The Network Neutrality
Towards the end of the open access debate (2002-2005), it became evident that a real threat to openness on the Internet stemmed from network operators blocking end users from accessing certain types of applications, rather than from blocking competing ISPs from the network. In 2004, it came to the attention of the FCC that Madison River Communications, LLC, a small ISP in North Carolina, was blocking its customers from using a certain application type – voice over Internet protocol (or VoIP—Internet telephony) from one or more VoIP providers.1 In a consent decree entered into with the FCC, Madison River agreed to pay a $15,000 fine and stop blocking VoIP applications.2 In a statement applauding the decision, then-FCC Chairman Michael Powell stated that “the industry must adhere to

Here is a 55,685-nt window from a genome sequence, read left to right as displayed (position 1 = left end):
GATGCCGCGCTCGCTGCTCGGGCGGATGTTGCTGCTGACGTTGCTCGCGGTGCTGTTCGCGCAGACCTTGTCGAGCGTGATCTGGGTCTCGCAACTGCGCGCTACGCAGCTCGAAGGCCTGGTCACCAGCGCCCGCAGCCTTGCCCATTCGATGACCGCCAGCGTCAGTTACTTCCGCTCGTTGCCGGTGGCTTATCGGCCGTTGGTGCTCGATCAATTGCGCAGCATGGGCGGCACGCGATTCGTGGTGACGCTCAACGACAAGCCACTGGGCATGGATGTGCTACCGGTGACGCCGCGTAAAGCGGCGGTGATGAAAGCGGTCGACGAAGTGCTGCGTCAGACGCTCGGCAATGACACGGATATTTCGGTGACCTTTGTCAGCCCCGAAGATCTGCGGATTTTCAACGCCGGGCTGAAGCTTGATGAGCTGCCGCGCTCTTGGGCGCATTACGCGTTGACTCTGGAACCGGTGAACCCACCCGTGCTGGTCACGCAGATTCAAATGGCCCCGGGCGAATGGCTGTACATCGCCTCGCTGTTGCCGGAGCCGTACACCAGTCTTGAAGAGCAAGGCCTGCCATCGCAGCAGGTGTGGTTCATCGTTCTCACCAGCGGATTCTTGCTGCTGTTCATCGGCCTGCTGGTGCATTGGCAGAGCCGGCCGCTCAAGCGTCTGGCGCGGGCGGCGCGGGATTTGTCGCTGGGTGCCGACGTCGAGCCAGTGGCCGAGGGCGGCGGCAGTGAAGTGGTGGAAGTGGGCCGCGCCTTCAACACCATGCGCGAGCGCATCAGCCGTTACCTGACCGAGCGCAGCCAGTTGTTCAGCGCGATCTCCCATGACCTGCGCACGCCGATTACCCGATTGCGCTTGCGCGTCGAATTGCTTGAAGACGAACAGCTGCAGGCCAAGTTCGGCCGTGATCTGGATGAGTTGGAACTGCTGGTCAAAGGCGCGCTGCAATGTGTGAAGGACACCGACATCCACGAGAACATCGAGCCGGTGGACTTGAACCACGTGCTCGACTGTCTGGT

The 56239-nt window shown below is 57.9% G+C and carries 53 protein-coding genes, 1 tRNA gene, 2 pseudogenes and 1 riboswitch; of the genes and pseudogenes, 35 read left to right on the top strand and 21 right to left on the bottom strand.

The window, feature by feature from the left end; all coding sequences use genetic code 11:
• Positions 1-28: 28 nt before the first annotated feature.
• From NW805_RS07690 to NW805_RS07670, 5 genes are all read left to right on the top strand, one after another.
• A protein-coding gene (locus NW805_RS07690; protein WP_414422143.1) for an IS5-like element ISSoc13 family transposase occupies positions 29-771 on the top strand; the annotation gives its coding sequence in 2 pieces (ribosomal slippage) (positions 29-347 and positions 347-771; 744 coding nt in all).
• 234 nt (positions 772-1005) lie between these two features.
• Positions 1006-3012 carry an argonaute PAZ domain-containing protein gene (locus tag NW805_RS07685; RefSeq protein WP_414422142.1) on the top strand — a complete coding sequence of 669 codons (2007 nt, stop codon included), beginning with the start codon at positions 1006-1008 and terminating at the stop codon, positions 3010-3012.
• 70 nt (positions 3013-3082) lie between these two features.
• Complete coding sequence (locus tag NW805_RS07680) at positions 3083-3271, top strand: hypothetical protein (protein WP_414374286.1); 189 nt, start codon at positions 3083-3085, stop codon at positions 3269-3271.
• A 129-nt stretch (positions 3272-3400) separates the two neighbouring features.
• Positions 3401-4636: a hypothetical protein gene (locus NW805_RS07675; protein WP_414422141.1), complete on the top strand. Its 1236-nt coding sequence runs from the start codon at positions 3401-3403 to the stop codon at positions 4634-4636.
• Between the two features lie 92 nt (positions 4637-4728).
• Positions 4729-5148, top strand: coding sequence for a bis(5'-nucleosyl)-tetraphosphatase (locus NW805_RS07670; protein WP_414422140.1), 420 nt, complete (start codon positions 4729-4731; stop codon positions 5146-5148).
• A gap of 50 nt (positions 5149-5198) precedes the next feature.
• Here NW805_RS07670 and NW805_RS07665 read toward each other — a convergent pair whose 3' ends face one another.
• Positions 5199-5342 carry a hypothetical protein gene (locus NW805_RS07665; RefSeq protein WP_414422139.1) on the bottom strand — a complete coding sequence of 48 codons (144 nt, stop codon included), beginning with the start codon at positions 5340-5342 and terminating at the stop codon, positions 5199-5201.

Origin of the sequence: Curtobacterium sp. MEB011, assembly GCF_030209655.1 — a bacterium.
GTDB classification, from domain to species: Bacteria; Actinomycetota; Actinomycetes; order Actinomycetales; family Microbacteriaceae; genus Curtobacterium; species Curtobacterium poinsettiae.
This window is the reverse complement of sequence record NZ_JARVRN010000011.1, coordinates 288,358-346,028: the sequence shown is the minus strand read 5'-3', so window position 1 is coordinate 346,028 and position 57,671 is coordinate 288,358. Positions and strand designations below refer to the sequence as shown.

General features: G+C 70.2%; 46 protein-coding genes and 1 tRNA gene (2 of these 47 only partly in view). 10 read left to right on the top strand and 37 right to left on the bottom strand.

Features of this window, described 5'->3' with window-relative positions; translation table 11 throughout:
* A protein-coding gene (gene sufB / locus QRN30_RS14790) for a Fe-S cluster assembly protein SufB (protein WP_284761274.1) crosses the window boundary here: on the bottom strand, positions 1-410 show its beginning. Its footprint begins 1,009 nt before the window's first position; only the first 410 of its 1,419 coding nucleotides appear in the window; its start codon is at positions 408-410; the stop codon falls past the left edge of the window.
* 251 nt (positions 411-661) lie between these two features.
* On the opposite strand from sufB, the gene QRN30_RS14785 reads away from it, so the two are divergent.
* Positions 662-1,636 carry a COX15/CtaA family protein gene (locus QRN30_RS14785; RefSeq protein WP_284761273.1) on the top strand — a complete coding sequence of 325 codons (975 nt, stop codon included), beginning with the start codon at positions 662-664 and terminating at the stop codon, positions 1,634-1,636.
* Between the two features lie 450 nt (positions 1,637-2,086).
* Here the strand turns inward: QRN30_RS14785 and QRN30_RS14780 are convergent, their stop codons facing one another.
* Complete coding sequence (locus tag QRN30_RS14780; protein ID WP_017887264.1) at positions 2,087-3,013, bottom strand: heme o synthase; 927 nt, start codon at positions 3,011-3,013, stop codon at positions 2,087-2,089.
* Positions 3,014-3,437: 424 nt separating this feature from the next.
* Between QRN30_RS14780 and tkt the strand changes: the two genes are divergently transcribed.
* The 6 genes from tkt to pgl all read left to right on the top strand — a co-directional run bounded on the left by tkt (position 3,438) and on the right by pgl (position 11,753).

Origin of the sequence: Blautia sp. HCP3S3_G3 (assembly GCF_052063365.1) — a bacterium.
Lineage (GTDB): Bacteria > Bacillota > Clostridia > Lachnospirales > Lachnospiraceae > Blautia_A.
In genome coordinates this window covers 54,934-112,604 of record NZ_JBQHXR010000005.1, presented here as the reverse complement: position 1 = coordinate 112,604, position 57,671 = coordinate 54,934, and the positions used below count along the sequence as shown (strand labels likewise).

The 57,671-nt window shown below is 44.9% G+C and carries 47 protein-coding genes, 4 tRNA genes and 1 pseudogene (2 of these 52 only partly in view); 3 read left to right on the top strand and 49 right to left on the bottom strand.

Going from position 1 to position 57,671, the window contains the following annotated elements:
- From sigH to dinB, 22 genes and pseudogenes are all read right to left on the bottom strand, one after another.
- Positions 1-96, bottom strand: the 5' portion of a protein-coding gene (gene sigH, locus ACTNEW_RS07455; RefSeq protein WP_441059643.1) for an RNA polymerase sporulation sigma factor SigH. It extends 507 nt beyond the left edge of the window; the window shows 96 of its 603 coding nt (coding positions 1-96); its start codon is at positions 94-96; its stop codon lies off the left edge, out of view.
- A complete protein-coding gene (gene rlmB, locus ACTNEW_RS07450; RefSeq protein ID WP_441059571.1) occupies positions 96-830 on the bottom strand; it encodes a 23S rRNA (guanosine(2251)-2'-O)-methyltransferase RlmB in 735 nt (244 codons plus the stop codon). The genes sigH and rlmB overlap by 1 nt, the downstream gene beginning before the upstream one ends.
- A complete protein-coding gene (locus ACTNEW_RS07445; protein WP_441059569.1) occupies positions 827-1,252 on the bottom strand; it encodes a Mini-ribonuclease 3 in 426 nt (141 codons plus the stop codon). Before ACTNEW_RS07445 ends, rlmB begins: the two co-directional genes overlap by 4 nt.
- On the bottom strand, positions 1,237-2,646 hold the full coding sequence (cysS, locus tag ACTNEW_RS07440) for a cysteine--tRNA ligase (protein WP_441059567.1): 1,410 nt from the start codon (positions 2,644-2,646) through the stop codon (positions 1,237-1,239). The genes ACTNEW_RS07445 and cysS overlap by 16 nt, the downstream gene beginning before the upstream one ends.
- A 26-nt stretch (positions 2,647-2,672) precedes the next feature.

1 Another example of this involves Virtual Private Networks (VPNs). VPNs allow employees to access employers’ (or other) network drives via the Internet. For example, an employee working from home can use a VPN application to access a server located on-premise at his or her worksite. Many cable network providers initially banned the use of VPNs, but rescinded after the bans became widely publicized. For a more detailed account of these events, see Tim Wu and Lawrence Lessig, Ex Parte Submission in CS Docket No. 02-52 (2003); available at http://www.timwu.org/wu_lessig_fcc.pdf. Last accessed on March 24, 2012.
2 See In the Matter of Madison River Communication, LLC and Affiliated Companies, Consent Decree, 20 F.C.C.R. 6, 4296 (2005).